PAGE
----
Working globally can be both exciting and immensely rewarding. However, organizations that aspire to cultivate a global team who feel committed and connected to the organization must pay close attention to enhancing their global voice. Improving your organization’s effectiveness in communication with a global and virtual workforce does not have to be complicated, time-consuming or expensive. In fact, you can make a noticeable improvement in your global employee communications simply through improving your cultural awareness and adding a little planning in your approach to fostering positive communication.
We have identified some tried and true, common sense tips that anyone can use to improve communication with their global and virtual teams. Taking the time to use these simple techniques will be well worth it, as you will find that your efforts to improve communication will go a long way in building employee engagement and trust throughout your global team.
Here are ten of our favorite communication tips.
Tip Number 1: Have a Plan
Develop a communication plan that identifies key events and/or messages from several perspectives:
(1) Messages for the entire company. These are the messages from the CEO: an overview of the state of the organization, significant company-wide initiatives and strategies or people programs/policies that you want to message with the CEO’s seal.
(2) Messages for specific business units or functional areas. These are the messages from key leaders that highlight information relevant to a subset of the organization, but not everyone, everywhere. For these messages, determine who should be the highest level “author” and identify the audience. Ask yourself, “Who is directly impacted or interested in the information” and “Who else may need to know about the message?” The latter will ensure that others outside of the specific “communication loop” get the message. Don’t forget to preview the messages with key leaders outside of the business unit or function.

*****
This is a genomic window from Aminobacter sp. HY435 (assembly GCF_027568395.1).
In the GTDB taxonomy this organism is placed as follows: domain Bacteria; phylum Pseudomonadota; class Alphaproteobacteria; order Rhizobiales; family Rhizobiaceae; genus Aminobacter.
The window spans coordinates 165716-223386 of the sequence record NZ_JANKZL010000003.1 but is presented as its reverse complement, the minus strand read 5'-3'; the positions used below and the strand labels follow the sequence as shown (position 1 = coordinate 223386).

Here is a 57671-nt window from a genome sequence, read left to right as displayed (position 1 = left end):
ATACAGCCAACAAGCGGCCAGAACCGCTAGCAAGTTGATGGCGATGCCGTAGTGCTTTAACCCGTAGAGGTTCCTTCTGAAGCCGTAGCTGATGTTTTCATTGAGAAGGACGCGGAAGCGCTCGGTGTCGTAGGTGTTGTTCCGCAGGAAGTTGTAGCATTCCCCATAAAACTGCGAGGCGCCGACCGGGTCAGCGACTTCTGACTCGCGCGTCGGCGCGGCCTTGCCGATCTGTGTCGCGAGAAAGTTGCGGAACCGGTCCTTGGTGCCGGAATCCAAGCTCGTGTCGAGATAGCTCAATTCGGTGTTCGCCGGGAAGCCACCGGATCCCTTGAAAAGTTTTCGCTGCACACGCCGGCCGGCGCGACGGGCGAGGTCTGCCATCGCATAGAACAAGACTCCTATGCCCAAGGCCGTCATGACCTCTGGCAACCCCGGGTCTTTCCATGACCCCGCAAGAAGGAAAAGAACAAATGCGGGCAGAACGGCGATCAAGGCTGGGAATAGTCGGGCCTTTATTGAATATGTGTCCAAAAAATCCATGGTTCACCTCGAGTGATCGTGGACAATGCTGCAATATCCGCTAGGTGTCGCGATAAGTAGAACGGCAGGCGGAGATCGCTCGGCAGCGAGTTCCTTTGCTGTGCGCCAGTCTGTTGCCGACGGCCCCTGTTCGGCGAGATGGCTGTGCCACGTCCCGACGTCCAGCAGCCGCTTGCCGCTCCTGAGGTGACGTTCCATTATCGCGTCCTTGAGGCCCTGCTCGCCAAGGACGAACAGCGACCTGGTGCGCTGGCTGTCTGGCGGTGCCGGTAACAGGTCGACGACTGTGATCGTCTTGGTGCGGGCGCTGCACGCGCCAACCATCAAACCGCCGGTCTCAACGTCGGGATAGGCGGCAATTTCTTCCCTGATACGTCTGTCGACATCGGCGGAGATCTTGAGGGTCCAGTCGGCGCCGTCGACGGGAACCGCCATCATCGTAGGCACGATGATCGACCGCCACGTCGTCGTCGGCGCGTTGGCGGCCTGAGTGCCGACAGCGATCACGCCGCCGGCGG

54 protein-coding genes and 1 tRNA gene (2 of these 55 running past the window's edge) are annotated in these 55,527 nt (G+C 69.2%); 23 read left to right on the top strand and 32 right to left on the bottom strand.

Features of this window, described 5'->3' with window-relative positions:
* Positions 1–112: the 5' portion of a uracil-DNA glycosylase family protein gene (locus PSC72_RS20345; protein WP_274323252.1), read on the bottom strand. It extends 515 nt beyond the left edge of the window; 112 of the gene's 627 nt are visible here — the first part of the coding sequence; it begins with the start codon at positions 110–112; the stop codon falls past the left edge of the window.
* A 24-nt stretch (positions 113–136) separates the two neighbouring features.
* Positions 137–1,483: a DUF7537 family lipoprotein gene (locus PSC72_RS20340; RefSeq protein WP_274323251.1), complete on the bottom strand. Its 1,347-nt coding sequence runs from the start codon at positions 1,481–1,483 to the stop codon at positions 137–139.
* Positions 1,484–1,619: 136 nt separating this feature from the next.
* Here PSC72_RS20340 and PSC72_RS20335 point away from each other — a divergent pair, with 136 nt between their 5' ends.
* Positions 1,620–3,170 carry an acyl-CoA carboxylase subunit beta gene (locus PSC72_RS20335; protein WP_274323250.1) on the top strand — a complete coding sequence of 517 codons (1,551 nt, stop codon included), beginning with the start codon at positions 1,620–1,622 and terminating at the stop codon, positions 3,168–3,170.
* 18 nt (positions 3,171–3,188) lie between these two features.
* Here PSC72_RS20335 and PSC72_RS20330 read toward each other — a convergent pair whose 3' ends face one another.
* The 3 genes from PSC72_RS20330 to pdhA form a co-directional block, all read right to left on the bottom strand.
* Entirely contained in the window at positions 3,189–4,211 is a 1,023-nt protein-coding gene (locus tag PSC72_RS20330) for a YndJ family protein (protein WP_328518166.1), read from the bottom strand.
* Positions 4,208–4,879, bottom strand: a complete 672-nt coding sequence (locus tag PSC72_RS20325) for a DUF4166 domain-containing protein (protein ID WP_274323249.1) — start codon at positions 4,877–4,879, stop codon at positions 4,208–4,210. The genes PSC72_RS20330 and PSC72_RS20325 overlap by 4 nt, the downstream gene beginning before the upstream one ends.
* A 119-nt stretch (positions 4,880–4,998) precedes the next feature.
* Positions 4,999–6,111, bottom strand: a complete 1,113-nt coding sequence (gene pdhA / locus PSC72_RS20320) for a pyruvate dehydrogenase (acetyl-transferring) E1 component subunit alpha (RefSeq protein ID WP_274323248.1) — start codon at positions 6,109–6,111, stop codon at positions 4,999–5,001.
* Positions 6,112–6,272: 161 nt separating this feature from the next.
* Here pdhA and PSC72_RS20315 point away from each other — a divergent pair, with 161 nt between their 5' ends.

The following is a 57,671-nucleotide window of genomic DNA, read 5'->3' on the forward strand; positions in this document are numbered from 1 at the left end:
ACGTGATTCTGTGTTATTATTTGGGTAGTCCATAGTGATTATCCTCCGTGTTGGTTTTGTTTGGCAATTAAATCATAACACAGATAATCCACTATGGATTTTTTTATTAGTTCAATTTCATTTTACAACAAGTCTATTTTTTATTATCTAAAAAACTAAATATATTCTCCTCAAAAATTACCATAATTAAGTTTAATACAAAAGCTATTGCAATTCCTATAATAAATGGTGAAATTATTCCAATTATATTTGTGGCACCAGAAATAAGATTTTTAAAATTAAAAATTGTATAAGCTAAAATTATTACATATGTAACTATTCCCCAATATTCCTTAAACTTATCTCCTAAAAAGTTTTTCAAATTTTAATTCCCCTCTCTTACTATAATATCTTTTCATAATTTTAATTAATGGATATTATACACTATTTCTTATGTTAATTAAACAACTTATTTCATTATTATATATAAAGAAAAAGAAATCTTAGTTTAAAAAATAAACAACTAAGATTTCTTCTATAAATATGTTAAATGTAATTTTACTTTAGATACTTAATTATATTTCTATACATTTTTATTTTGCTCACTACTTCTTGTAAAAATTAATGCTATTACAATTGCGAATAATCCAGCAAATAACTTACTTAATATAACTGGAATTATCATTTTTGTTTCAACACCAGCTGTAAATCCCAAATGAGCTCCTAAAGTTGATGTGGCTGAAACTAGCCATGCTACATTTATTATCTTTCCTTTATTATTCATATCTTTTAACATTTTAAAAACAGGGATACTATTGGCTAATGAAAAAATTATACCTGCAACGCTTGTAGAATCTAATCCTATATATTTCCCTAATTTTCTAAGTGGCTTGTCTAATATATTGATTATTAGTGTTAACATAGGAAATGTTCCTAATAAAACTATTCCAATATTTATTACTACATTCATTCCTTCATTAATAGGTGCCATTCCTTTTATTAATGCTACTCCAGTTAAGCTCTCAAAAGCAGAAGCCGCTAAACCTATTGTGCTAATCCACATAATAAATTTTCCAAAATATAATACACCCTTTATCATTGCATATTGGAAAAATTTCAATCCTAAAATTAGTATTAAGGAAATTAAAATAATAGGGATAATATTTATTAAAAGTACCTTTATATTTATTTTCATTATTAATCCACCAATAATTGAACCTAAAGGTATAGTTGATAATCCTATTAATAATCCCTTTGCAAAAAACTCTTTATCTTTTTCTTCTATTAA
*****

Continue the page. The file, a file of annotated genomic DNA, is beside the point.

(3) Messages from Human Resources or specifically related to the people dimensions of the organization. We address HR separately because so many organizations have a blend of global and local HR programs. In that situation, the communication approach may need some additional forethought. The simplest advice for HR leaders is to incorporate communication planning into all of your project plans (see our post, “Power Communication for HR Professionals”).
Two additional points to consider in your planning:
- Please do not inundate the employees with too many “global” messages. Keep the global communication focused on topics that are of global interest and significance for all the recipients.
- Be very careful about including contract workers in specific communication cascades. As with all areas of employment law, you want to maintain a clear delineation between employees and contractors.
Tip Number 2: Keep It Simple